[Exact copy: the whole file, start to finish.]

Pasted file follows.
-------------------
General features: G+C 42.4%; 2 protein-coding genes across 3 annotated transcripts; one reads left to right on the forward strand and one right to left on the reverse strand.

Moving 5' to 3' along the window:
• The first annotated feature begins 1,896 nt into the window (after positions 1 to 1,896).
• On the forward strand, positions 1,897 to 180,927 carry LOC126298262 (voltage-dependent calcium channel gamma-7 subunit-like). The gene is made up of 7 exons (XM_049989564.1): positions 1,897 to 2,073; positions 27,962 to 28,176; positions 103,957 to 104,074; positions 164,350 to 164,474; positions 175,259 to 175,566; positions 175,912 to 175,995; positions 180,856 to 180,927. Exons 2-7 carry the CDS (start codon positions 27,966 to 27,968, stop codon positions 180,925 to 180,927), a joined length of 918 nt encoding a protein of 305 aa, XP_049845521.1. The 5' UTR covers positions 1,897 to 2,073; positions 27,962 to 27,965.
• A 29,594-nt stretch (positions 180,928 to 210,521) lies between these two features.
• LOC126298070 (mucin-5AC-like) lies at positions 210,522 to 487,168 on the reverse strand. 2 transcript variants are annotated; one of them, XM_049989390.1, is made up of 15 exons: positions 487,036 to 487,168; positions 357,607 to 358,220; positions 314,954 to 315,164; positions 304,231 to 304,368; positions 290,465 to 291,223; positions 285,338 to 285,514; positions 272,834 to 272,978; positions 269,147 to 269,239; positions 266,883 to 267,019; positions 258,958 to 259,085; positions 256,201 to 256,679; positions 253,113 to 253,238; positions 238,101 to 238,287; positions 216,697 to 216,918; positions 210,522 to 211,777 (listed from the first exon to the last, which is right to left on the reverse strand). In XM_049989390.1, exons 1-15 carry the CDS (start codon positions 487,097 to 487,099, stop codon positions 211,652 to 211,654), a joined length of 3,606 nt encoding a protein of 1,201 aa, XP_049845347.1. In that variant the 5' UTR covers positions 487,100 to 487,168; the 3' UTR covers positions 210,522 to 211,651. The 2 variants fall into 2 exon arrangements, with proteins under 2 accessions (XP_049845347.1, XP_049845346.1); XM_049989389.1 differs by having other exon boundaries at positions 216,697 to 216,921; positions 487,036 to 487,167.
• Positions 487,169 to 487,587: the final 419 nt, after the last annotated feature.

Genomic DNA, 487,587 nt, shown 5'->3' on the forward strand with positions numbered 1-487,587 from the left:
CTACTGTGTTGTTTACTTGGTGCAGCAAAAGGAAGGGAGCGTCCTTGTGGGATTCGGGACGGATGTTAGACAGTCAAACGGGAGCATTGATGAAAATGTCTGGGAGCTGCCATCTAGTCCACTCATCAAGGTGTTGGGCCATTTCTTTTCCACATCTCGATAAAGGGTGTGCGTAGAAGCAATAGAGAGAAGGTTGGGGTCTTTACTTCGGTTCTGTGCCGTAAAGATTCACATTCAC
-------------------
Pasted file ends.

General features: G+C 42.4%; 2 protein-coding genes across 3 annotated transcripts; one reads left to right on the forward strand and one right to left on the reverse strand.

Moving 5' to 3' along the window:
• The first annotated feature begins 1,896 nt into the window (after positions 1 to 1,896).
• On the forward strand, positions 1,897 to 180,927 carry LOC126298262 (voltage-dependent calcium channel gamma-7 subunit-like). The gene is made up of 7 exons (XM_049989564.1): positions 1,897 to 2,073; positions 27,962 to 28,176; positions 103,957 to 104,074; positions 164,350 to 164,474; positions 175,259 to 175,566; positions 175,912 to 175,995; positions 180,856 to 180,927. Exons 2-7 carry the CDS (start codon positions 27,966 to 27,968, stop codon positions 180,925 to 180,927), a joined length of 918 nt encoding a protein of 305 aa, XP_049845521.1. The 5' UTR covers positions 1,897 to 2,073; positions 27,962 to 27,965.
• A 29,594-nt stretch (positions 180,928 to 210,521) lies between these two features.
• LOC126298070 (mucin-5AC-like) lies at positions 210,522 to 487,168 on the reverse strand. 2 transcript variants are annotated; one of them, XM_049989390.1, is made up of 15 exons: positions 487,036 to 487,168; positions 357,607 to 358,220; positions 314,954 to 315,164; positions 304,231 to 304,368; positions 290,465 to 291,223; positions 285,338 to 285,514; positions 272,834 to 272,978; positions 269,147 to 269,239; positions 266,883 to 267,019; positions 258,958 to 259,085; positions 256,201 to 256,679; positions 253,113 to 253,238; positions 238,101 to 238,287; positions 216,697 to 216,918; positions 210,522 to 211,777 (listed from the first exon to the last, which is right to left on the reverse strand). In XM_049989390.1, exons 1-15 carry the CDS (start codon positions 487,097 to 487,099, stop codon positions 211,652 to 211,654), a joined length of 3,606 nt encoding a protein of 1,201 aa, XP_049845347.1. In that variant the 5' UTR covers positions 487,100 to 487,168; the 3' UTR covers positions 210,522 to 211,651. The 2 variants fall into 2 exon arrangements, with proteins under 2 accessions (XP_049845347.1, XP_049845346.1); XM_049989389.1 differs by having other exon boundaries at positions 216,697 to 216,921; positions 487,036 to 487,167.
• Positions 487,169 to 487,587: the final 419 nt, after the last annotated feature.

Genomic DNA, 487,587 nt, shown 5'->3' on the forward strand with positions numbered 1-487,587 from the left:
CTACTGTGTTGTTTACTTGGTGCAGCAAAAGGAAGGGAGCGTCCTTGTGGGATTCGGGACGGATGTTAGACAGTCAAACGGGAGCATTGATGAAAATGTCTGGGAGCTGCCATCTAGTCCACTCATCAAGGTGTTGGGCCATTTCTTTTCCACATCTCGATAAAGGGTGTGCGTAGAAGCAATAGAGAGAAGGTTGGGGTCTTTACTTCGGTTCTGTGCCGTAAAGATTCACATTCAC